Finding The Hidden InfoSec Story

Learning from the Advertising Industry

Photo Credit: Stuck in Customs via Compfight cc
Photo Credit: Stuck in Customs via Compfight cc

We all get advertising messages wherever we are and whatever we do and they range from the very persuasive to simply junk.

Those created by the best advertising agencies use behavioural science and psychology to make us want whatever it is they are being paid to promote. The most successful campaigns are so smart that we don’t need to engage our attention to get the message.

One example led people to queue overnight outside the shops of a fruit-named company hoping to be amongst the first to have their first ever tablet. The success of smartphones is no different as they are perceived to be useful and the latest models become objects of desire and therefore insensitive to price and monthly cost.

Another example the UK National lottery on which the average player spends around £150 a year ignoring the fact that the odds to win any prize at all are 54 to 1 and that of getting six numbers right are 14 million to 1 – a wit once said that your chances of winning this were the same whether you had a ticket or not. There are many more examples of successful campaigns in fashion, travel, etc.

Many advertising messages are easily ignored (at least by sensible people) such as telemarketing and assorted spam because they are seen as irrelevant and therefore unwanted.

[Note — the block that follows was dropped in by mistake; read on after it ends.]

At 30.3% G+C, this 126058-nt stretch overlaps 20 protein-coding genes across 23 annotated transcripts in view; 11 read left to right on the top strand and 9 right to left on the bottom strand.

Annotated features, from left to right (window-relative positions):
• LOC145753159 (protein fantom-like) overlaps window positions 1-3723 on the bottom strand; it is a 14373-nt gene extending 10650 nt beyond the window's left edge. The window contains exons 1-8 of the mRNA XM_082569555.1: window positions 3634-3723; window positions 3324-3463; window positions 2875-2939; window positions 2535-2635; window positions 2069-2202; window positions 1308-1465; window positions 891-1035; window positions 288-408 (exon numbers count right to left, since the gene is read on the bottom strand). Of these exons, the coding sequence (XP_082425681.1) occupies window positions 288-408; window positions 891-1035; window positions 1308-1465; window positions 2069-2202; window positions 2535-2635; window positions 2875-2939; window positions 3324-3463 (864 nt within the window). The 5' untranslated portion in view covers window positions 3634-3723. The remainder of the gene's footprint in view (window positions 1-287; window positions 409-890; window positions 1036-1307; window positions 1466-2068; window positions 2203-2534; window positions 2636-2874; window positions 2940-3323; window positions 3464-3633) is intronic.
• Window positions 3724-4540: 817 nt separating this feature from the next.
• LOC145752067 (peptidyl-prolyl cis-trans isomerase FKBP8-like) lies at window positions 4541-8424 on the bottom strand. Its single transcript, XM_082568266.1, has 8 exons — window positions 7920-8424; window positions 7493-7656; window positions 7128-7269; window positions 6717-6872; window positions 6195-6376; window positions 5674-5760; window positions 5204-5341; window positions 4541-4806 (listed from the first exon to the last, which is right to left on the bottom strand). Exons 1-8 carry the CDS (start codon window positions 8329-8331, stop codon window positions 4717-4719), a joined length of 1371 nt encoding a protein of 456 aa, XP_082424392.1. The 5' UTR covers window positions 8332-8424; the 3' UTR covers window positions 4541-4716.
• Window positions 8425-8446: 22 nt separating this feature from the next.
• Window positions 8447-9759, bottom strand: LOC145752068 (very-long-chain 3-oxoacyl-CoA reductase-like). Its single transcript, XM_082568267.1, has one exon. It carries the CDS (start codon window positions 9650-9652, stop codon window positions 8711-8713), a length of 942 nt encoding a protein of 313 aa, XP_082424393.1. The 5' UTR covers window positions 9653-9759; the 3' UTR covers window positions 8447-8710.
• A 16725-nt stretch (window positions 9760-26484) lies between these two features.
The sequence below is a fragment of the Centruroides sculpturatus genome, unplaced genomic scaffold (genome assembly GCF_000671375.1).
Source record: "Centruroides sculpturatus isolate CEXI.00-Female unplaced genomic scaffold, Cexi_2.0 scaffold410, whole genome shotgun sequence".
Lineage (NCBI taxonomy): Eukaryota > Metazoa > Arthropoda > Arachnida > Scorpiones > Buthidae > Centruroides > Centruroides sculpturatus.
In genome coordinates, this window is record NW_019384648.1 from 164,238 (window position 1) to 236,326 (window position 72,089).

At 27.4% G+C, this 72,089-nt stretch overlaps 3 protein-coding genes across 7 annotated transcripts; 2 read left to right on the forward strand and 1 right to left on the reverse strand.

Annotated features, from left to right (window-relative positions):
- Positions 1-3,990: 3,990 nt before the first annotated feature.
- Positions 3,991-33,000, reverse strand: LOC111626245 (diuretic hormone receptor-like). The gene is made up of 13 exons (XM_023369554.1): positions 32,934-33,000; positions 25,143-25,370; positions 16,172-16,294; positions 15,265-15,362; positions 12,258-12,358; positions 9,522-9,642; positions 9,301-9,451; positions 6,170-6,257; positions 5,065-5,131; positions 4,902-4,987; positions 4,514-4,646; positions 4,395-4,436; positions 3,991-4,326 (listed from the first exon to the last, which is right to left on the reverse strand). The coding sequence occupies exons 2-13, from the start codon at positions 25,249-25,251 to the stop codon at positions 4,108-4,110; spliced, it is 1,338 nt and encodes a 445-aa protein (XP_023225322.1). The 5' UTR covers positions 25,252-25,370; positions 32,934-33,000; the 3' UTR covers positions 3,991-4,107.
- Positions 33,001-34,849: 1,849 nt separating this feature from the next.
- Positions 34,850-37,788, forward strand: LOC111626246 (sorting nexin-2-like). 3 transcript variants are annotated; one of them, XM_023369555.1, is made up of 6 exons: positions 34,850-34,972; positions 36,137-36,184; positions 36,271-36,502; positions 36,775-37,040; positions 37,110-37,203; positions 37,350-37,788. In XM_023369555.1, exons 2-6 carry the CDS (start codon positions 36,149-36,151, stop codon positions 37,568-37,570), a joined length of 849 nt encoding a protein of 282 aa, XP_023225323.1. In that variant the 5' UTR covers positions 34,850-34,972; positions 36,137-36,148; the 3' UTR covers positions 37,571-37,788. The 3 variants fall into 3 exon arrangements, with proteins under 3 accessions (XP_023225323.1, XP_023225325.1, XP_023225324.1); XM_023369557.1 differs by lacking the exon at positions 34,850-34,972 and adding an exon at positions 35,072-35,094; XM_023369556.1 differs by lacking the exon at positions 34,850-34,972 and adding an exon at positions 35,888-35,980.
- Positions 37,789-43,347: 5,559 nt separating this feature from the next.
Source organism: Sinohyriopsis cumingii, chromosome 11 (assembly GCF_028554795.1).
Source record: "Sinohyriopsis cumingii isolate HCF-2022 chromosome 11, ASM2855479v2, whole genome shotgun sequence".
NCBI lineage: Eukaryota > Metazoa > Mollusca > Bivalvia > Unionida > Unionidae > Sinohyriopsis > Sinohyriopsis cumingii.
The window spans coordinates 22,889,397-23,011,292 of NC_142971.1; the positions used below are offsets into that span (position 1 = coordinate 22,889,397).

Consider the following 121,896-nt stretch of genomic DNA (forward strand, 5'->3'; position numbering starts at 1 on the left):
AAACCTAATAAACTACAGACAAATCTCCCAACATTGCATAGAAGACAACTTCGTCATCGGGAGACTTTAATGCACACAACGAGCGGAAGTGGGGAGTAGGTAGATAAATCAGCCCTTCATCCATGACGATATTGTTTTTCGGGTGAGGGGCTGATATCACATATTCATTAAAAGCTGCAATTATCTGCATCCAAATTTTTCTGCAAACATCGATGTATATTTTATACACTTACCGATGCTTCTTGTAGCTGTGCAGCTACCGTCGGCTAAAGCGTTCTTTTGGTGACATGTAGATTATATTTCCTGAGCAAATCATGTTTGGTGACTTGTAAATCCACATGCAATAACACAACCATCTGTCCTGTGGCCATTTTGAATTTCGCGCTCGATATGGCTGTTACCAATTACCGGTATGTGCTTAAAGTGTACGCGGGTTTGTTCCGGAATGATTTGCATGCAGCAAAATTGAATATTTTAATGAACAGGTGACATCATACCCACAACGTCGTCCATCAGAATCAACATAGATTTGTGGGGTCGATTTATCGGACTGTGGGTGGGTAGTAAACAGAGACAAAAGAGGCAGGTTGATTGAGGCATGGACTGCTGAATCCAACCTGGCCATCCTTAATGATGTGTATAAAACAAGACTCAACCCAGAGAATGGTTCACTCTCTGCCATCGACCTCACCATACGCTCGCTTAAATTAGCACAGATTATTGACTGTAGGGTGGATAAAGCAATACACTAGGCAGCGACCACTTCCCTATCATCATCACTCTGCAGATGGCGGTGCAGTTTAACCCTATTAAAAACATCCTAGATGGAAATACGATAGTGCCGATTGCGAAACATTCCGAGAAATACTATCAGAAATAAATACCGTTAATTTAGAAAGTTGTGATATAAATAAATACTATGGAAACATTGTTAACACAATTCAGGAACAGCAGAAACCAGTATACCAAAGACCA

Other messages doomed to failure reflect the biblical commandments beginning with “thou shall not…” Few people, if any, are willing to accept unsolicited advice such as “smoking kills” or “limit your drinking to 21 units a week”. Unfortunately “have a complex password for each website you login” falls in the same category, as do other guidelines information security professionals know would strengthen security.

In the corporate world we need to learn how to influence the behaviour of a workforce comprising

  • The engaged, knowledgeable and smart
  • The demotivated, “not in my job description” individuals
  • The uninformed “policy, what policy – nobody said anything about this”
  • The disengaged “I do not want to and you cannot make me” (genuine statement!)
  • The malicious or toxic “I’ll show you”.

in such a way that they are converted to the “I want to do this” group. You may wish to look at the analogy “Treat your staff like dogs” posted by David Rimmer on 31 March. It is a fact that recognition of good performance works better than punishment for mistakes.

I believe we all have much to learn from successful advertising campaigns and use this to tailor our messages and security awareness initiatives and identify appropriate recognition measures – these cost nothing – and whenever possible some kind of reward.

Author: Ed Gelbstein

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